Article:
sunnuntai 7. heinäkuuta 2013

M.S.S.S Episode 1

My god. I've got lots to tell about this. Now I'm starting a new branch of this series, where I'll keep up with you, every single week with a new episode of Monogatari Series Second Season, which I'll shorten to M.S.S.S

Surprisingly Complex: M.S.S.S Episode 1

When I heard that one of the novels is from Hanekawa's point of view, I went nuts. I was so damn waiting for this, and the second Hanekawa started narrating, I was so damn pleased. There would have been no better place to put this. I knew it was coming, and I loved it.

Basically, the first episode is just setting us up with the Tiger, and we don't really know what it is yet. We also see hysteric Senjougahara, of which I will talk in a bit and some lesbian tendencies, which are actually not lesbian tendencies. We also confirm, that yes, Hanekawa sees Hachikuji from time to time, which makes lots of sense.

So. Starting off with the character lens, which I goddamn love to talk about. There isn't a major change in art style, which means that the animating studio thinks that this is how everyone sees the world, with less color than normally, but with more accented ones. Like the reds stand out as RED, greens stand out as GREEN. This is an interesting perspective into the human mind, be it intentional or not. We humans categorize things easily, thus every green thing we see is green, not exactly the color that it is, like seafoam-green or forest green. I couldn't have talked about this before, because we've only seen the perspection of Araragi.

El Tigre here is very colorful
Hanekawa's character lens is actually quite different than Araragi's, and it's noticeable if you pay attention. The color palette during the Tiger scene is one where we can see the difference. There where in Araragi's view this kind of scenes accompany lots of pure white and pastel colors, Hanekawa's have more creamy feel. Like the greens in the sky are very lime, and the Tiger itself is more color-FULL. Not that there are more colors, but the colors are much more vivid. This is a minor thing, but someone who pays attention can notice this.

There's also the fully new "scene", White scene, which I think are somehow connected to the cat. Like how red scenes are usually connected to some strong feelings, and black scenes to the narrator simply closing their eyes. There's also a purple scene for a while, that is probably connected to Senjougahara (Big surprise there).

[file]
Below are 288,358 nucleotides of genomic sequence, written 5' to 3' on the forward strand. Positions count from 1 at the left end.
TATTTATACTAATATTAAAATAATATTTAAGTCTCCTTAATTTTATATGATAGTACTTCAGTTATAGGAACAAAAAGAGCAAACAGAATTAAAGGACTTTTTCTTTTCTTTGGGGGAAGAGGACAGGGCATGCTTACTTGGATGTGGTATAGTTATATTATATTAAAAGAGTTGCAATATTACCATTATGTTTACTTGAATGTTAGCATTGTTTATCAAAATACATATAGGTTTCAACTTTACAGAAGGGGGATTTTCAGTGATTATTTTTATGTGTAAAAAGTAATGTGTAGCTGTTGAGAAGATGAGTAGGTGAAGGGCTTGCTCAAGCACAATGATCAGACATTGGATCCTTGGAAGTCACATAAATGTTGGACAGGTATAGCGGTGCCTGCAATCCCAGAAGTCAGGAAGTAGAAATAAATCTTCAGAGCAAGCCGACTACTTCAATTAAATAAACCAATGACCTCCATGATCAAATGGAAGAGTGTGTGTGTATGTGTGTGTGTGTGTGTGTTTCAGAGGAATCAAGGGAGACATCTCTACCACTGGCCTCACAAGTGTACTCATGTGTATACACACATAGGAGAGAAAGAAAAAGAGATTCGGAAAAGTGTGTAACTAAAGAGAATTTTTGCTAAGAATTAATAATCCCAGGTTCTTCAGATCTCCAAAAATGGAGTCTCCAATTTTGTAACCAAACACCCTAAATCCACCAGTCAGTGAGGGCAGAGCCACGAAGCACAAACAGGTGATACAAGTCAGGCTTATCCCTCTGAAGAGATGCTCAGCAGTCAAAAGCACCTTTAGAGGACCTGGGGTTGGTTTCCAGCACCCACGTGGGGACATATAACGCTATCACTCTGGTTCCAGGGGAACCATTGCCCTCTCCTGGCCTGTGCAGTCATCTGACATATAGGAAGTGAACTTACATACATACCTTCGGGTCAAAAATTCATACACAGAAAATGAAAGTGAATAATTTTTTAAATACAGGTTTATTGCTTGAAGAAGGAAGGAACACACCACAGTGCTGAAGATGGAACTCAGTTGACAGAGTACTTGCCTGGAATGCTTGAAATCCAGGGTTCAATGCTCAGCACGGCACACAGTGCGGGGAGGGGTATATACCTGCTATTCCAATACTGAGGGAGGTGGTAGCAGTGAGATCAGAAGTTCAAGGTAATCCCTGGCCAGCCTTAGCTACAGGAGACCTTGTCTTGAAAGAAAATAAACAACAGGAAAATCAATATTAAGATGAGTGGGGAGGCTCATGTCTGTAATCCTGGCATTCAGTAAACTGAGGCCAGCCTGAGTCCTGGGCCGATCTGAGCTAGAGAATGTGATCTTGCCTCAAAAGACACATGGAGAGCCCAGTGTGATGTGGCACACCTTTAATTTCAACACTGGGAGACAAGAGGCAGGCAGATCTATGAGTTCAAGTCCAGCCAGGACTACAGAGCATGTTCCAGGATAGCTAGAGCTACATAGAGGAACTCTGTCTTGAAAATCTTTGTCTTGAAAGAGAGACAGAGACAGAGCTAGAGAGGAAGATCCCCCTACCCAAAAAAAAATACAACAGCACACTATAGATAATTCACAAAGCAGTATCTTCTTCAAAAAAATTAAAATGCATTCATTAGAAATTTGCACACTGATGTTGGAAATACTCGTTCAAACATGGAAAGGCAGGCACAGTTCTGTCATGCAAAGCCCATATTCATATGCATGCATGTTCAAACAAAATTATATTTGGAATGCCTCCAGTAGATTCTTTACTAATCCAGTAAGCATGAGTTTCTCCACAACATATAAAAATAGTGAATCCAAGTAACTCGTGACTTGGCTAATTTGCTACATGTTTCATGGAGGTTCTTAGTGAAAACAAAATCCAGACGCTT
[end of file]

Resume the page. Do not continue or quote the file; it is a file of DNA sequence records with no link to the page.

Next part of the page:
Also, in the middle of the episode, there is a chapter that's missing. It's that Hanekawa either turned into the cat or the tiger in the night, or there's something she just tries to forget. I guess it could be that Tiger is the white, where as the cat is the black, and in the end there's some kind of mental showdown? That'd be cool.

Her response to this was pretty stupid for a genius
Onto Hanekawa herself. As she narrates, she says that this story is meant to tell us how she is actually just a puny human being, not the inconceivable Codex of Ultimate Wisdom we've come to know her as. She also does act slightly different during this episode than she does usually, which could be of two reasons: She either acts the way we see her normally as because of Araragi, or Araragi's perception of what Hanekawa is has tricked us. Remember, now she cannot lie to us without lying to herself, which could be an interesting plotpoint somewhere during the series, where we are led to believe something is different than what it is because the narrator lies to themselves and thus to the viewer.

She also states in the end that she still loves Araragi, which is kind of pointless, because of ending of Nekomonogatari. Hanekawa Triangle is brought "back", but it only exists in Hanekawa's hopeful mind and Senjougahara's nightmares. Araragi is not the kind of guy to sway from his promises easily, especially for himself. He promised to find someone else to love, and he did. Or more like he forced himself to love her, depends on the viewpoint. But remember, forcing yourself can be good because with trying can it become something beyond. Depending on the viewpoint.

Even Senjougahara loses her shit sometimes!
So, to our other protagonist, Senjougahara. I haven't talked about the fact yet, that every single character in the series also somehow symbolize the oddity or apparition they have come to deal with. Senjougahara's has been the crab, and it's more abstract than of the others. Where as Hachikuji has her backpack as a shell and talking to her slows you pretty much, Senjougahara's crab lies inside. It's a god, so it is always there, yet isn't. The idea is, that she's a tough on the outside, but soft in the inside, as we see in this episode. She goes absolutely hysteric when she finds Hanekawa sleeping in the ruined Eikou Cram School. She loses the tough shell and becomes incredibly soft. It could also be seen, that Senjougahara understands that if something happens to Hanekawa, his and Araragi's relationship would definitely go to ruin. I believe she worries for all three of them, and that she's actually one of the more emotionally soft characters, she just hides it well.

Also, Senjougahara's lesbian intentions weren't actually sexual, she's just curious of Hanekawa's body, because Araragi is... You know... And also bragging rights.



Change of perspective? Awesome!

4 kommenttia:

  1. Is this supposed to line up/be parallel time-wise to Nekomonogatari: Black? If so I'm having some trouble lining up the parallels.

  2. No. Senjougahara and Hanekawa both have short hair, which they didn't have in Nekomonogatari. They didn't even know each other well then. So, it's a sequel, not a parallel.

  3. I've never seen the crab as nothing more as her oddity. Comparing Hitagi herself with the crab (being tough on the outside, while soft on the insider) was absolute genius! (or i'm just really dumb.)

    Thanks for this blog. Killed off 3 hours of my lazy Sunday.